JERUSALEM — Bus No. 14 was nearly full when Wednesday's blast pitched the roof into an A-frame in the rear and curled it off at the front. The bomb's concussive thump resounded through this stone city, alerting all to the latest suicide attack.
Some of the dead were slumped over seats. Some hung out of windows. A few remained upright, as if they were sleeping until the next stop. Around the bus, the petroleum-stained asphalt was littered with severed fingers.
Lucky isn't exactly the word, but Sarri Singer survived -- the couple sitting in front of her did not. She was glad she had sat in the back of the bus.
At the Hadassah Center's trauma unit, Singer's left eye was swollen shut and her left shoulder was bandaged where hot shrapnel had passed through it.
"I didn't see anything, I just felt ... heard ... the blast," said Singer, who came to Israel last year from New Jersey, where her father is the state Senate majority leader. "The bus was really full -- lots of 18- and 19-year-old-looking kids. The blast was very close. My ears are still ringing. They told me to get out, but the people in front of me didn't move."
As is the custom now in Jerusalem, people raced toward the site of the rush-hour blast on busy Jaffa Street, a block from Jerusalem's central marketplace. Within minutes, bystanders and paramedics had pulled the wounded from the charred frame.
Benny Perez described how he heard the explosion as he was giving Hebrew lessons to a woman in her apartment nearby.
"I ran out and saw the bus. I took the door off and I see one man is dead -- but another, a woman, is talking to me, she's alive," said Perez, his face streaked with blood and oil. "Now the bus was on fire and I told the driver to get out of here. I see another girl -- she gave me this bag."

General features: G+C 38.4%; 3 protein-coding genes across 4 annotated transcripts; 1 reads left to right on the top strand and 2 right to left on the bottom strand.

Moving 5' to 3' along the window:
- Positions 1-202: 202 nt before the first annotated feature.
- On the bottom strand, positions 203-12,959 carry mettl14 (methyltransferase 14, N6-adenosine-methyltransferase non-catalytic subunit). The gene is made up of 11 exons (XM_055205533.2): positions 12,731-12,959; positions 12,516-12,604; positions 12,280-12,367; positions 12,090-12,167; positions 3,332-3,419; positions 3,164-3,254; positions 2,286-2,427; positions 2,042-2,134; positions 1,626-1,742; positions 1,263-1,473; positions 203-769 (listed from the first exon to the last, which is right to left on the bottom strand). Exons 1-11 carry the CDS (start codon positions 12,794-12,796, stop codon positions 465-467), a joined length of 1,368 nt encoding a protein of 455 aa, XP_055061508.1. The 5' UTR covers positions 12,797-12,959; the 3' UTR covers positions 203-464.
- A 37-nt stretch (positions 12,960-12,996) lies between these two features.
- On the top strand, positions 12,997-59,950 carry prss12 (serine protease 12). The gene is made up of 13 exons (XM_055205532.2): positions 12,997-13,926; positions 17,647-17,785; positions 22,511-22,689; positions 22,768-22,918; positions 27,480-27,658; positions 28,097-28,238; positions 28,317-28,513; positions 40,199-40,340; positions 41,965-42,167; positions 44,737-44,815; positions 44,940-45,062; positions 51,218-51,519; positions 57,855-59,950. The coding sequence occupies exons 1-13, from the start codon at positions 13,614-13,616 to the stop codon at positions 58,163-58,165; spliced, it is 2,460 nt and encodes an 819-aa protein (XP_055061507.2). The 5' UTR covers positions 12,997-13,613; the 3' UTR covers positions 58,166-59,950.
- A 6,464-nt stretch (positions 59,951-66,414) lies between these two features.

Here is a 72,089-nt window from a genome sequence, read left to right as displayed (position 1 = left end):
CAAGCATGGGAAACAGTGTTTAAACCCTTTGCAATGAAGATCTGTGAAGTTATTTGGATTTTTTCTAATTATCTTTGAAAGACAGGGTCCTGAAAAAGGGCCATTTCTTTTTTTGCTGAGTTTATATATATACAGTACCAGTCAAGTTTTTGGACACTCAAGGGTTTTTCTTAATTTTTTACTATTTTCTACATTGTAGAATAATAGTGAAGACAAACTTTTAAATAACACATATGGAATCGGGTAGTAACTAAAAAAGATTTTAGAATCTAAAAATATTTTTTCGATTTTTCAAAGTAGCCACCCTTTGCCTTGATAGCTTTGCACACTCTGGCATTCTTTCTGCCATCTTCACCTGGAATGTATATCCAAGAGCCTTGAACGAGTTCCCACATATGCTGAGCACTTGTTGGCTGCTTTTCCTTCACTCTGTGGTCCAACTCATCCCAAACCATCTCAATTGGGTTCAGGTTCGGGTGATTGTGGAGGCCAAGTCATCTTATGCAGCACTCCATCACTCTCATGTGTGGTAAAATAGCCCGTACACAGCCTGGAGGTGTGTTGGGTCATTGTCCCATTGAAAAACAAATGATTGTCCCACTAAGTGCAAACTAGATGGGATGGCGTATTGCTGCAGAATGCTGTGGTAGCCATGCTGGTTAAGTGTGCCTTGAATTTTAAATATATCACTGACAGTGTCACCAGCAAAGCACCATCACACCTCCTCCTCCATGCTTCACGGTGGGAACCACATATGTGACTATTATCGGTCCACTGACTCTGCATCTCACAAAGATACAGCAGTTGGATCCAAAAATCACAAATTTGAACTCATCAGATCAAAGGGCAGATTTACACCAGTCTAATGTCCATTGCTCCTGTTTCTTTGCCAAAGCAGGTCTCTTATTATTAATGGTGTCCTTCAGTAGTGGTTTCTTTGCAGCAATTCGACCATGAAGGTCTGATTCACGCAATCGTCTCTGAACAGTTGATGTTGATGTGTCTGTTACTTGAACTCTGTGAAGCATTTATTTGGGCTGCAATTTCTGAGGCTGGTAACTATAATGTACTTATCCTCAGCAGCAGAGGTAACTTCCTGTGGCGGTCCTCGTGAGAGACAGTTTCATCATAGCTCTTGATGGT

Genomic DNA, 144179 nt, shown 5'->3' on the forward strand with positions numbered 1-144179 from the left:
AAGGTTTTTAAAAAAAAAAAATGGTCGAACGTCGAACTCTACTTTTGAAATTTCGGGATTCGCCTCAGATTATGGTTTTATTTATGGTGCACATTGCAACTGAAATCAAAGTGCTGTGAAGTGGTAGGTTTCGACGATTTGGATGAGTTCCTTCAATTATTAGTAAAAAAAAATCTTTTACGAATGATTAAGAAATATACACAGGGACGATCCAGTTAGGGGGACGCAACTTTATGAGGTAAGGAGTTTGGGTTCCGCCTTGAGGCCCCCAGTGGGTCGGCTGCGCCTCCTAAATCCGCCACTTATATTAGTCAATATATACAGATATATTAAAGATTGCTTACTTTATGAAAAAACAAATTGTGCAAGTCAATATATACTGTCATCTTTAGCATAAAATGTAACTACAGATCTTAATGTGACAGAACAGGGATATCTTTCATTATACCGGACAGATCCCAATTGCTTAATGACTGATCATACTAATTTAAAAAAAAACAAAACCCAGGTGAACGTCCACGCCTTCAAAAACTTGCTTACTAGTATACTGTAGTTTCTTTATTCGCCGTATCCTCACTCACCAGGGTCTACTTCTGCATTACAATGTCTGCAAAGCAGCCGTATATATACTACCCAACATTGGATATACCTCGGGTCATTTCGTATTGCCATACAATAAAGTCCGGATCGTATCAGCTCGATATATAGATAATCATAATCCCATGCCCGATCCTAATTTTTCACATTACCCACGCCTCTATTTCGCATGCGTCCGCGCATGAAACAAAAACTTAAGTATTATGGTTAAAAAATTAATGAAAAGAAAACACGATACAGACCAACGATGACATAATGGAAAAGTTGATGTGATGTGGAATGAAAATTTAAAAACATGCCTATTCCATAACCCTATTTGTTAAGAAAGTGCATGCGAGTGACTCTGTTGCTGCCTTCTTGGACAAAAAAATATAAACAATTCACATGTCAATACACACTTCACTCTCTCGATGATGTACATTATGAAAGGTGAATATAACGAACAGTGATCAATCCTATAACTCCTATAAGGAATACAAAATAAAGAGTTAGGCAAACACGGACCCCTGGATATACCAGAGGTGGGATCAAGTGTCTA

The jeans handbag was shredded and bloodstained. The girl was taken to the hospital, and Perez wondered how she was doing.
Police cordoned off the road with tape. Behind it, Orthodox Jews massed and denigrated Prime Minister Ariel Sharon's recent peace efforts. "Sharon is a traitor!" they chanted.
Israeli radio announcers blamed the Palestinian militant group Hamas for the bombing and said Sharon was politically adrift. They counted the dead and injured, raising the figures by the hour.
At the site of the attack, dozens of witnesses appeared to be suffering from shock. Some collapsed in the street and in doorways. Others looked on from their apartment windows, dazed and wide-eyed. A young woman crouched near a wall and vomited.
Ambulances began leaving with the injured, around 80 in all, pressing through the agitated throng and fanning out to four trauma centers around the holy city. Coroners arrived shortly thereafter, calmly walking over to the bus with white sheets and body bags.
At the Hadassah Center's emergency room, the refuge of many of Israel's victims of terrorist attacks, family members cried into their hands and sat by loved ones' beds. Volunteers passed out juice and other refreshments.
Eleanor Tubul, 19, leaned back in her bed and described the explosion: "It was like I saw the sound." She had been shopping for her wedding and had just clicked off a cell phone conversation with her fiance when the bus across the street hopped off the ground. The shockwave threw her to the sidewalk.
Violence has become so common in Israel, such events tend to run together -- even for victims. Tubul said that after she fell, her mind flashed back to 1997, when she and 50 other eighth-graders took a field trip to the scenic "Island of Peace" border post between Jordan and Israel.
That day, a Jordanian guard grabbed an automatic rifle and killed seven of Tubul's classmates before her eyes. The killings made headlines around the world, and King Hussein, Jordan's then-monarch, flew to Israel to visit the victims' families.
On Wednesday, no such amends were offered. Even if they had been, Tubul seemed beyond any such overtures as she sat up and glared at a visitor, saying: "My opinion is that we should kill all the Arabs."